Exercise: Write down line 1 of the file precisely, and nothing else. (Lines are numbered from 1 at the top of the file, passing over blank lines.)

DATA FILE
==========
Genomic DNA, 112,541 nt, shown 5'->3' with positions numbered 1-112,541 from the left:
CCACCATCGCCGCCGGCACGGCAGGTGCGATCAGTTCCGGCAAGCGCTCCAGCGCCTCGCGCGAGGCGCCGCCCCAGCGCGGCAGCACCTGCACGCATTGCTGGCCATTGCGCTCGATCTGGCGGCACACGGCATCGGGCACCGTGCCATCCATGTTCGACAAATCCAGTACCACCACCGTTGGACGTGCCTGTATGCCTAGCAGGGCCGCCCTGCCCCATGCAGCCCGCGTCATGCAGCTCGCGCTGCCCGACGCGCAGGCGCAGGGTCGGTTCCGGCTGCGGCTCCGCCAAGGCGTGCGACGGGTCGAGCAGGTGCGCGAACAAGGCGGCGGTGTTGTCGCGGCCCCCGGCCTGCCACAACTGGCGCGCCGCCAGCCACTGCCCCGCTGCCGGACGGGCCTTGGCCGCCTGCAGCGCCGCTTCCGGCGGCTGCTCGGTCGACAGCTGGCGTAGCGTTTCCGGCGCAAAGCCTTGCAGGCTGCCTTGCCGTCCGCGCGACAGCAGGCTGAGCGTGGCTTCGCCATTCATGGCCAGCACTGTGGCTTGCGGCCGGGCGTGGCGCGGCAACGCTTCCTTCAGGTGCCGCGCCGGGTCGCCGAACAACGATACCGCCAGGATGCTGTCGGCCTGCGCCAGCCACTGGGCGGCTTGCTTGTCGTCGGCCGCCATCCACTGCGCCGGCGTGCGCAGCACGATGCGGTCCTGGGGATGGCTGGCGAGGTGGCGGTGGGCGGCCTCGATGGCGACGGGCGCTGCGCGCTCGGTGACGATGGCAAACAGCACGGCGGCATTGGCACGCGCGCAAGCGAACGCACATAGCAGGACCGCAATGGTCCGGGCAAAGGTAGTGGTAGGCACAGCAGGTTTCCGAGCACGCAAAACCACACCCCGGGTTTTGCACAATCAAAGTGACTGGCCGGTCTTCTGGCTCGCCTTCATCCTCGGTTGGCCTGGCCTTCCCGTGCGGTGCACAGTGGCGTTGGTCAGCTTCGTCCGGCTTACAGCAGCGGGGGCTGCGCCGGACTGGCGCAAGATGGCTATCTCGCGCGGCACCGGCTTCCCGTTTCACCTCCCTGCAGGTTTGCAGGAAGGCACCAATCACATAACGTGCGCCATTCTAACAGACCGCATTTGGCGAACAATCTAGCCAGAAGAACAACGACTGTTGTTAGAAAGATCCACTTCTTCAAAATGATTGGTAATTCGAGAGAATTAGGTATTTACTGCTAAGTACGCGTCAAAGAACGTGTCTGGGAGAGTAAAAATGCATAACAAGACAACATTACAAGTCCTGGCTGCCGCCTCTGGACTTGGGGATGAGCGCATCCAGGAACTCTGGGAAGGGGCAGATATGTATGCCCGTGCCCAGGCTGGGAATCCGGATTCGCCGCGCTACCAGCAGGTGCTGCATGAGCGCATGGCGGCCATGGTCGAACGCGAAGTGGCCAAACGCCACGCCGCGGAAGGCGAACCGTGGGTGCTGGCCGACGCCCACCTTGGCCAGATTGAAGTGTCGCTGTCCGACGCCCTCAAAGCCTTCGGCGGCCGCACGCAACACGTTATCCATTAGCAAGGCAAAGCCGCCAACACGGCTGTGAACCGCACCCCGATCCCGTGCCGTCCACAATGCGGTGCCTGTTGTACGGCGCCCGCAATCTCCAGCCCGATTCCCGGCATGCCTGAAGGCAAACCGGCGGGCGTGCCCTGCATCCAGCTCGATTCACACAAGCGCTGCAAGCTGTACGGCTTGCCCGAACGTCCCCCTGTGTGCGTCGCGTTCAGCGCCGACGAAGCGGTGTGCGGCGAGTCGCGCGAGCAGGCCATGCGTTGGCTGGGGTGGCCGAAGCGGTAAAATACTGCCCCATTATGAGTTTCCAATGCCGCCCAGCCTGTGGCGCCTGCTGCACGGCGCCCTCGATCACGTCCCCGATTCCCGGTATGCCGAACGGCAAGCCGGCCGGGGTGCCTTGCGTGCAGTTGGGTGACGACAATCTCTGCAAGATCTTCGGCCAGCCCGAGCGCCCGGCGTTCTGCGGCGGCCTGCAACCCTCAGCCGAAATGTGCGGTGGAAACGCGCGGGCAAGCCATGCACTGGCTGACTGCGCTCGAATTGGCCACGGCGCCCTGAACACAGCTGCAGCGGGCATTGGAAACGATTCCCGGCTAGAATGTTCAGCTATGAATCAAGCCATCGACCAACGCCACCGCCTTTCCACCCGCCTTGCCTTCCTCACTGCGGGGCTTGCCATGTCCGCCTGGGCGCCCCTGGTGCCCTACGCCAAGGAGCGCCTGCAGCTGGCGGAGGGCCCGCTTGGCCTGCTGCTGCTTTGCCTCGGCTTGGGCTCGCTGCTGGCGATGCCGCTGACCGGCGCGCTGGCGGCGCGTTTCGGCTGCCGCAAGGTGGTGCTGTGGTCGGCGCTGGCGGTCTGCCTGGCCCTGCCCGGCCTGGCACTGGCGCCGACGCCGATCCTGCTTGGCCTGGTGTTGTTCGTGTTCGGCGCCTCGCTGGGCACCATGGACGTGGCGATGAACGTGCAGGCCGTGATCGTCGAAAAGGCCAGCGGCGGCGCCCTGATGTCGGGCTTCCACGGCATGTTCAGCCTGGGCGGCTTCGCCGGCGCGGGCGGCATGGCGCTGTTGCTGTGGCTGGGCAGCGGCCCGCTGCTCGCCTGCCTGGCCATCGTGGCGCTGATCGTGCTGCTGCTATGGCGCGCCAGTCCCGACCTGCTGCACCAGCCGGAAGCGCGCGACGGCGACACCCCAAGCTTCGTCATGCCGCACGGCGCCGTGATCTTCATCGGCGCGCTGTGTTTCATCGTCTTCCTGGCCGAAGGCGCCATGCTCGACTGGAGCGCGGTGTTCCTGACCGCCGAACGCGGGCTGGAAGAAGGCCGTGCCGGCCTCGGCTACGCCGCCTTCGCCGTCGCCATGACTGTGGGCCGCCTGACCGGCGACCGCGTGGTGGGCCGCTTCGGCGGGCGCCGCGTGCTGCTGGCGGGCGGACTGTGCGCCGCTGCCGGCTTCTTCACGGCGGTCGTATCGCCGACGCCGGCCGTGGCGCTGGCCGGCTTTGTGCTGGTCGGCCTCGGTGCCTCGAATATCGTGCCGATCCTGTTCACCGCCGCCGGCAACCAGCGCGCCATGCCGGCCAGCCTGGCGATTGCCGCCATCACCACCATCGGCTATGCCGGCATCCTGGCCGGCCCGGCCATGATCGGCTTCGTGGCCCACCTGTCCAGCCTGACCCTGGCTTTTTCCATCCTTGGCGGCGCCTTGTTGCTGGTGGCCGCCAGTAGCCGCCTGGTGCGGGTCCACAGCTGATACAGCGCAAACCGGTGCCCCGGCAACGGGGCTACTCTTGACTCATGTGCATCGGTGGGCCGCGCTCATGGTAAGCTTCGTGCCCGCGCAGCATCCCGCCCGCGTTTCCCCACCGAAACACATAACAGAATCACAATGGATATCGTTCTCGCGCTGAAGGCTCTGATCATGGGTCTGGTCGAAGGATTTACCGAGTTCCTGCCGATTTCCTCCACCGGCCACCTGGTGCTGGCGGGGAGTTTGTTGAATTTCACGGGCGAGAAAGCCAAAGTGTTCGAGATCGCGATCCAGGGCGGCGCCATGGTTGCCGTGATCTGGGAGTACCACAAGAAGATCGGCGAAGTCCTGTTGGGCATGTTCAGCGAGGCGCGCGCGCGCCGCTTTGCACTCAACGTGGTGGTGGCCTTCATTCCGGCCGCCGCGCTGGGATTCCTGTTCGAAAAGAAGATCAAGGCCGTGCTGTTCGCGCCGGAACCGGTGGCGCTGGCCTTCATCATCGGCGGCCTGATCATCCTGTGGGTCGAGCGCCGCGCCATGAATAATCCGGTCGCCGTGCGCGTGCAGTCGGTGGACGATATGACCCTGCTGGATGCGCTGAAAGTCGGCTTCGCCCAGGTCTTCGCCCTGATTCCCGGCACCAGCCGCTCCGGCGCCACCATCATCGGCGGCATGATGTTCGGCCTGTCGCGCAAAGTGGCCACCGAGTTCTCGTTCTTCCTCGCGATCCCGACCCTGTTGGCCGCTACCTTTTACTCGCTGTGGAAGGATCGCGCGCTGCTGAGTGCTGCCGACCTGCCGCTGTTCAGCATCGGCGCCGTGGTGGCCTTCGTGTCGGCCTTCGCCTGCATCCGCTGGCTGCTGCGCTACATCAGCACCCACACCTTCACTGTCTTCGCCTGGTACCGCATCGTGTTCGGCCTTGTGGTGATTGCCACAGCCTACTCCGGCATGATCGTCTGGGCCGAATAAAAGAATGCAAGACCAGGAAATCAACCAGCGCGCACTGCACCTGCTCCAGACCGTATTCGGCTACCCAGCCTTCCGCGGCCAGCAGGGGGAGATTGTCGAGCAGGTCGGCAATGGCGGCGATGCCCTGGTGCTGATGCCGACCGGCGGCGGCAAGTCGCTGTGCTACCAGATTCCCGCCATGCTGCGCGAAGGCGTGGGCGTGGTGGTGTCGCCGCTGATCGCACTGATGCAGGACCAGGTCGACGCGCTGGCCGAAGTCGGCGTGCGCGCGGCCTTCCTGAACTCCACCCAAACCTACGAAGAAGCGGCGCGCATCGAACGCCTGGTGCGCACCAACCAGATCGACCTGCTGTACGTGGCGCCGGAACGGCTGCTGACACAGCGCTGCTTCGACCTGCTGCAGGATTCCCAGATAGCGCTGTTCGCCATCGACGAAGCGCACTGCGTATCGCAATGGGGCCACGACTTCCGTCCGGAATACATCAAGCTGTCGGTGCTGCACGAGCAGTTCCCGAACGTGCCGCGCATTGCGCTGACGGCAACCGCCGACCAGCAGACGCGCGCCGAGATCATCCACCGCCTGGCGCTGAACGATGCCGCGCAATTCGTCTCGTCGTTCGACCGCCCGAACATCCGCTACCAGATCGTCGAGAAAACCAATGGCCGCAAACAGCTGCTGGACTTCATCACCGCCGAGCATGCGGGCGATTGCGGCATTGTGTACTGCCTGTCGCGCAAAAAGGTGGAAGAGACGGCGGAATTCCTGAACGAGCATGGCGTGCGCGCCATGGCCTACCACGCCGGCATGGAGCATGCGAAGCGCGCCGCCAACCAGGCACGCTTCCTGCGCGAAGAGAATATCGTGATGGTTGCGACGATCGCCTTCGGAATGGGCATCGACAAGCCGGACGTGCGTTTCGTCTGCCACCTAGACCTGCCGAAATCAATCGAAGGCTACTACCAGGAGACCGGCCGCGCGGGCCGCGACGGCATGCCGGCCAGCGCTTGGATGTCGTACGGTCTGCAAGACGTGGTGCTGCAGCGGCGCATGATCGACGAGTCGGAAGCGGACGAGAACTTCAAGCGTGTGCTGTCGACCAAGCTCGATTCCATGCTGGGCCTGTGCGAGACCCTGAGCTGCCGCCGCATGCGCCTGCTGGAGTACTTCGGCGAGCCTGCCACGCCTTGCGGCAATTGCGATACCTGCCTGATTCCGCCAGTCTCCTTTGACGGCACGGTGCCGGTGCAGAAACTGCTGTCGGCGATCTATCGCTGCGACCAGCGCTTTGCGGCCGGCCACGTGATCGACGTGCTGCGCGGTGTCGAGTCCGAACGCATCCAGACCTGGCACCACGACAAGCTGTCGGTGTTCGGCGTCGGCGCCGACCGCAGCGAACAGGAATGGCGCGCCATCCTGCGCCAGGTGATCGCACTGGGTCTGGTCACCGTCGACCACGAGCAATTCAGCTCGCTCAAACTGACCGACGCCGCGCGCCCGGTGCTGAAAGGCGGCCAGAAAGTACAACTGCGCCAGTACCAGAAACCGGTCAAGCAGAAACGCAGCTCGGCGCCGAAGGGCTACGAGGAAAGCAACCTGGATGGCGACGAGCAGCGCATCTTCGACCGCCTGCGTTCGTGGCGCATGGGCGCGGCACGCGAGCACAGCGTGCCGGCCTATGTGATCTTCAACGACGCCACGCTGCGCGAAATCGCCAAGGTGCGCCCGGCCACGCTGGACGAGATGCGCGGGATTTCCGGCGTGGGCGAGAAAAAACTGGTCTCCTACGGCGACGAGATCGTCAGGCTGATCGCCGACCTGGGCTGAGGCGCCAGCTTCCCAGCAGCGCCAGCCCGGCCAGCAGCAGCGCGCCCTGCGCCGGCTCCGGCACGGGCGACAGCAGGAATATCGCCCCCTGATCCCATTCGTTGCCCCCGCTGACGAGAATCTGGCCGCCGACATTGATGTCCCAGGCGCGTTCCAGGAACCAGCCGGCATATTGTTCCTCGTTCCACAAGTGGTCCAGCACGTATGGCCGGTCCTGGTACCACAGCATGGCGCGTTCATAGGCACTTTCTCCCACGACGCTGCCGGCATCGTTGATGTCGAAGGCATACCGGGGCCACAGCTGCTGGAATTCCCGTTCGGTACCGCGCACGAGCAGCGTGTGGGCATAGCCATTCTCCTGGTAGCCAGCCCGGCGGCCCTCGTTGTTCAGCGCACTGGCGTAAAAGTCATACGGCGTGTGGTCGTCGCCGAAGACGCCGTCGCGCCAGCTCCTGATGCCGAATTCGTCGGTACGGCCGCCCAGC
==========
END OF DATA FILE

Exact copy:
Genomic DNA, 112,541 nt, shown 5'->3' with positions numbered 1-112,541 from the left: